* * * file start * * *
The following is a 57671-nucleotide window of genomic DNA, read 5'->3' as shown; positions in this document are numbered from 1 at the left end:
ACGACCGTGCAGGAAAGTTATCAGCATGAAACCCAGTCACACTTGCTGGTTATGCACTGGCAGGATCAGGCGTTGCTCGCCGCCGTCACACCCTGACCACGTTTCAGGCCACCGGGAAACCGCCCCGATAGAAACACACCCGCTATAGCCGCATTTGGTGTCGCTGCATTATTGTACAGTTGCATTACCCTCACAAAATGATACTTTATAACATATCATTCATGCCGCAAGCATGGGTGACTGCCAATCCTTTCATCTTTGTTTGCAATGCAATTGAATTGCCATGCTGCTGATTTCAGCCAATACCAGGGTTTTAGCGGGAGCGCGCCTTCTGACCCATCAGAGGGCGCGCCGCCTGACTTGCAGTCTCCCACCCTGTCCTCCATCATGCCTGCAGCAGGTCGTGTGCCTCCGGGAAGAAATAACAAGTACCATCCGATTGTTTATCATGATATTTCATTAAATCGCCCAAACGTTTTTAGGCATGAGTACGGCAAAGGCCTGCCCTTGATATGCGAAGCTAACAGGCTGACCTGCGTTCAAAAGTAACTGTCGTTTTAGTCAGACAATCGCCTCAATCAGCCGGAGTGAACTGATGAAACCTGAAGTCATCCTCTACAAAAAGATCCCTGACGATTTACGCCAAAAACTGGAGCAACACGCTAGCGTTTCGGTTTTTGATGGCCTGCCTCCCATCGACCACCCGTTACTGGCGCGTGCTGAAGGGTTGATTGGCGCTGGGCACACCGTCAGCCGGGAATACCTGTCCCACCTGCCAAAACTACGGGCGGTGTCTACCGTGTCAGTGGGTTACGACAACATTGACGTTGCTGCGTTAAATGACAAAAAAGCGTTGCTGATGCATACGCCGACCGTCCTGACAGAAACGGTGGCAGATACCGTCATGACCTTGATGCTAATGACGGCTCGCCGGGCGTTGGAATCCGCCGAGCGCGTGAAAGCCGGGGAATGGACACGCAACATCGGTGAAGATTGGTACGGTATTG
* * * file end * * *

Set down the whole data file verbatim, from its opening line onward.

The following is a 57671-nucleotide window of genomic DNA, read 5'->3' as shown; positions in this document are numbered from 1 at the left end:
ACGACCGTGCAGGAAAGTTATCAGCATGAAACCCAGTCACACTTGCTGGTTATGCACTGGCAGGATCAGGCGTTGCTCGCCGCCGTCACACCCTGACCACGTTTCAGGCCACCGGGAAACCGCCCCGATAGAAACACACCCGCTATAGCCGCATTTGGTGTCGCTGCATTATTGTACAGTTGCATTACCCTCACAAAATGATACTTTATAACATATCATTCATGCCGCAAGCATGGGTGACTGCCAATCCTTTCATCTTTGTTTGCAATGCAATTGAATTGCCATGCTGCTGATTTCAGCCAATACCAGGGTTTTAGCGGGAGCGCGCCTTCTGACCCATCAGAGGGCGCGCCGCCTGACTTGCAGTCTCCCACCCTGTCCTCCATCATGCCTGCAGCAGGTCGTGTGCCTCCGGGAAGAAATAACAAGTACCATCCGATTGTTTATCATGATATTTCATTAAATCGCCCAAACGTTTTTAGGCATGAGTACGGCAAAGGCCTGCCCTTGATATGCGAAGCTAACAGGCTGACCTGCGTTCAAAAGTAACTGTCGTTTTAGTCAGACAATCGCCTCAATCAGCCGGAGTGAACTGATGAAACCTGAAGTCATCCTCTACAAAAAGATCCCTGACGATTTACGCCAAAAACTGGAGCAACACGCTAGCGTTTCGGTTTTTGATGGCCTGCCTCCCATCGACCACCCGTTACTGGCGCGTGCTGAAGGGTTGATTGGCGCTGGGCACACCGTCAGCCGGGAATACCTGTCCCACCTGCCAAAACTACGGGCGGTGTCTACCGTGTCAGTGGGTTACGACAACATTGACGTTGCTGCGTTAAATGACAAAAAAGCGTTGCTGATGCATACGCCGACCGTCCTGACAGAAACGGTGGCAGATACCGTCATGACCTTGATGCTAATGACGGCTCGCCGGGCGTTGGAATCCGCCGAGCGCGTGAAAGCCGGGGAATGGACACGCAACATCGGTGAAGATTGGTACGGTATTG